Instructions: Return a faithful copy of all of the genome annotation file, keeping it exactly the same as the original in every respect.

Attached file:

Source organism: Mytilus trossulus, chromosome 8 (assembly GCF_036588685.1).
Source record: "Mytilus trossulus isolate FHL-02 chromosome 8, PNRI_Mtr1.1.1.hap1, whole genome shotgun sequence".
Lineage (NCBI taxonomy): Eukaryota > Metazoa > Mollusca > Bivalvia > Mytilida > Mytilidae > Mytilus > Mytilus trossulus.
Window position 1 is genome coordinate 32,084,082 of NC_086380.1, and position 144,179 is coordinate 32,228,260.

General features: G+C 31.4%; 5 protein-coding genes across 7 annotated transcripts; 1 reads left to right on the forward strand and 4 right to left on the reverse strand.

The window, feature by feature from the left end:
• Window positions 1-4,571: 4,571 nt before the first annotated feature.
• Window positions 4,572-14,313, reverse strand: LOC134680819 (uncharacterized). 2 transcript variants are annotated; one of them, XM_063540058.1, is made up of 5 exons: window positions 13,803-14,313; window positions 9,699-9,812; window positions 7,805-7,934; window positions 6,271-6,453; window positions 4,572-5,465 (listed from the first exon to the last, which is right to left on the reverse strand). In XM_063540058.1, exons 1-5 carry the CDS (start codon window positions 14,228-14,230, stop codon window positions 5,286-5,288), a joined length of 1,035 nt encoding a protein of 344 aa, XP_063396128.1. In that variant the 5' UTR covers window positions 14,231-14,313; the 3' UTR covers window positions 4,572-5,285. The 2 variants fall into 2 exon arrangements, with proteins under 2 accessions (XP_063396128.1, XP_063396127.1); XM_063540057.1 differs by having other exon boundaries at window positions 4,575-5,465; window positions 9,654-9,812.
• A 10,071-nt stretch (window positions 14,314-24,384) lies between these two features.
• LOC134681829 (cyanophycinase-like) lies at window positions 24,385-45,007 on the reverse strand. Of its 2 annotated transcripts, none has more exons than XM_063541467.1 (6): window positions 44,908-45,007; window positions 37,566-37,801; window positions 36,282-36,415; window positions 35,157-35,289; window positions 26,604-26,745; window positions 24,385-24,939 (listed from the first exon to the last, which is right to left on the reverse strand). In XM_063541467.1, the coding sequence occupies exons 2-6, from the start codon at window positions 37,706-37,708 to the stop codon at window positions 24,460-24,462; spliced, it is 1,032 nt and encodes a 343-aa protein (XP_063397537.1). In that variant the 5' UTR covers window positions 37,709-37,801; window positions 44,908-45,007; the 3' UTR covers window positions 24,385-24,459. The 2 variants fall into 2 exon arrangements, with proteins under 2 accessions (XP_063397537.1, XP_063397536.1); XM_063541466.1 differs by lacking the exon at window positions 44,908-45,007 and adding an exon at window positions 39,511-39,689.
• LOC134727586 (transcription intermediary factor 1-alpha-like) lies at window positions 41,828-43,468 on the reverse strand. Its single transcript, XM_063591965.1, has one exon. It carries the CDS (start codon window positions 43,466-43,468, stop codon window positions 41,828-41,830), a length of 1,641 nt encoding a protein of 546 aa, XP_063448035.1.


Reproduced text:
Source organism: Mytilus trossulus, chromosome 8 (assembly GCF_036588685.1).
Source record: "Mytilus trossulus isolate FHL-02 chromosome 8, PNRI_Mtr1.1.1.hap1, whole genome shotgun sequence".
Lineage (NCBI taxonomy): Eukaryota > Metazoa > Mollusca > Bivalvia > Mytilida > Mytilidae > Mytilus > Mytilus trossulus.
Window position 1 is genome coordinate 32,084,082 of NC_086380.1, and position 144,179 is coordinate 32,228,260.

General features: G+C 31.4%; 5 protein-coding genes across 7 annotated transcripts; 1 reads left to right on the forward strand and 4 right to left on the reverse strand.

The window, feature by feature from the left end:
• Window positions 1-4,571: 4,571 nt before the first annotated feature.
• Window positions 4,572-14,313, reverse strand: LOC134680819 (uncharacterized). 2 transcript variants are annotated; one of them, XM_063540058.1, is made up of 5 exons: window positions 13,803-14,313; window positions 9,699-9,812; window positions 7,805-7,934; window positions 6,271-6,453; window positions 4,572-5,465 (listed from the first exon to the last, which is right to left on the reverse strand). In XM_063540058.1, exons 1-5 carry the CDS (start codon window positions 14,228-14,230, stop codon window positions 5,286-5,288), a joined length of 1,035 nt encoding a protein of 344 aa, XP_063396128.1. In that variant the 5' UTR covers window positions 14,231-14,313; the 3' UTR covers window positions 4,572-5,285. The 2 variants fall into 2 exon arrangements, with proteins under 2 accessions (XP_063396128.1, XP_063396127.1); XM_063540057.1 differs by having other exon boundaries at window positions 4,575-5,465; window positions 9,654-9,812.
• A 10,071-nt stretch (window positions 14,314-24,384) lies between these two features.
• LOC134681829 (cyanophycinase-like) lies at window positions 24,385-45,007 on the reverse strand. Of its 2 annotated transcripts, none has more exons than XM_063541467.1 (6): window positions 44,908-45,007; window positions 37,566-37,801; window positions 36,282-36,415; window positions 35,157-35,289; window positions 26,604-26,745; window positions 24,385-24,939 (listed from the first exon to the last, which is right to left on the reverse strand). In XM_063541467.1, the coding sequence occupies exons 2-6, from the start codon at window positions 37,706-37,708 to the stop codon at window positions 24,460-24,462; spliced, it is 1,032 nt and encodes a 343-aa protein (XP_063397537.1). In that variant the 5' UTR covers window positions 37,709-37,801; window positions 44,908-45,007; the 3' UTR covers window positions 24,385-24,459. The 2 variants fall into 2 exon arrangements, with proteins under 2 accessions (XP_063397537.1, XP_063397536.1); XM_063541466.1 differs by lacking the exon at window positions 44,908-45,007 and adding an exon at window positions 39,511-39,689.
• LOC134727586 (transcription intermediary factor 1-alpha-like) lies at window positions 41,828-43,468 on the reverse strand. Its single transcript, XM_063591965.1, has one exon. It carries the CDS (start codon window positions 43,466-43,468, stop codon window positions 41,828-41,830), a length of 1,641 nt encoding a protein of 546 aa, XP_063448035.1.